9. A circuit as claimed in claim 8 in which the second switch means comprises a fifth field effect transistor of Pwell or Nwell type different from the P or N type of the base of the bipolar junction transistor, respectively the fifth field effect transistor being responsive to one of the high and low states of the first input signal for connecting the base of the bipolar junction transistor to the first rail for holding the bipolar junction transistor on.
10. A circuit as claimed in claim 8 in which the third switch means comprises sixth, seventh and eighth field effect transistors of a Pwell or Nwell type corresponding to that of the P or N type of the base of the bipolar junction transistor, respectively the sixth and seventh field effect transistors being coupled in series between the base of the bipolar junction transistor and the second rail, the seventh field effect transistor being coupled to the second rail, the eighth field effect transistor being coupled between the common connection of the sixth and seventh field effect transistors, and the gate of the seventh field effect transistor for holding the seventh field effect transistor off when the polarity of the voltage across the source and drain of the seventh transistor are reversed from that normally established by voltages sourced through the first and second supply rails to establish a supply voltage range by the voltage on the base of the bipolar junction transistor being pulled outside the supply voltage range in the direction of the second rail, the common connection of the sixth, seventh and eighth field effect transistors being connected to the well or wells of the respective sixth, seventh and eighth field effect transistors, the sixth field effect transistor being responsive to one of the high and low states of the first input signal for connecting the base of the bipolar junction transistor to the second rail when the seventh field effect transistor is held on for holding the bipolar junction transistor off.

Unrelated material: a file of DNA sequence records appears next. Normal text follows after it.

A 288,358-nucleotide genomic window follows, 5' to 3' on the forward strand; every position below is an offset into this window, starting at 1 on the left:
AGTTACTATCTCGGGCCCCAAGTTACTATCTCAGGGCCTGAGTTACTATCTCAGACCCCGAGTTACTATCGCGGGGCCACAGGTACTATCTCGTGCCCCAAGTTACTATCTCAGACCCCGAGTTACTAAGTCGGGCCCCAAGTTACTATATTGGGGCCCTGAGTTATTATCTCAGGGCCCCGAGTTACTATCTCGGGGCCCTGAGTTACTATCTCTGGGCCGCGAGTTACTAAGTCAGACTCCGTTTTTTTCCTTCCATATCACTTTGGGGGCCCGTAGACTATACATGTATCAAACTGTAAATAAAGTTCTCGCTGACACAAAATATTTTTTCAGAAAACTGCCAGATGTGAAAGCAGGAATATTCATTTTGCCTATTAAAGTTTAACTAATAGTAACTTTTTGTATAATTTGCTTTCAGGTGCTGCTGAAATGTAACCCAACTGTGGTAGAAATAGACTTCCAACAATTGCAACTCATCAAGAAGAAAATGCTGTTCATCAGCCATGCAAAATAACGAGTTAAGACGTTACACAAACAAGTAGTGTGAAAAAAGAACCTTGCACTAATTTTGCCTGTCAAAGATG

11. A circuit as claimed in claim 10 in which the eighth field effect transistor is responsive to the third input signal for holding the seventh field effect transistor off, when the third input signal is in the one of the high and low states for holding the third field effect transistor on.
12. A circuit as claimed in claim 10 in which the control means comprises a fourth switch means coupled between the first rail and the gate of the seventh field effect transistor for holding the seventh field effect transistor on when the circuit is powered up and active, the fourth switch means being responsive to the third input signal for holding the seventh field effect transistor on, when the third input signal is in the one of the high and low states for holding the third field effect transistor off.
13. A circuit as claimed in claim 12 in which the fourth switch means comprises a ninth field effect transistor of Pwell or Nwell type different to the P or N type of the base of the bipolar junction transistor, the third input signal being applied to the gate of the ninth field effect transistor.
14. A circuit as claimed in claim 1 in which the control means comprises a monitoring means for monitoring the voltage on the output terminal, the control means being responsive to the monitoring means for operating the third field effect transistor for holding the second field effect transistor off before the voltage on the output terminal is driven outside the supply voltage in the direction of the second rail to a level which would turn on a drain to well parasitic diode of the first or second field effect transistors.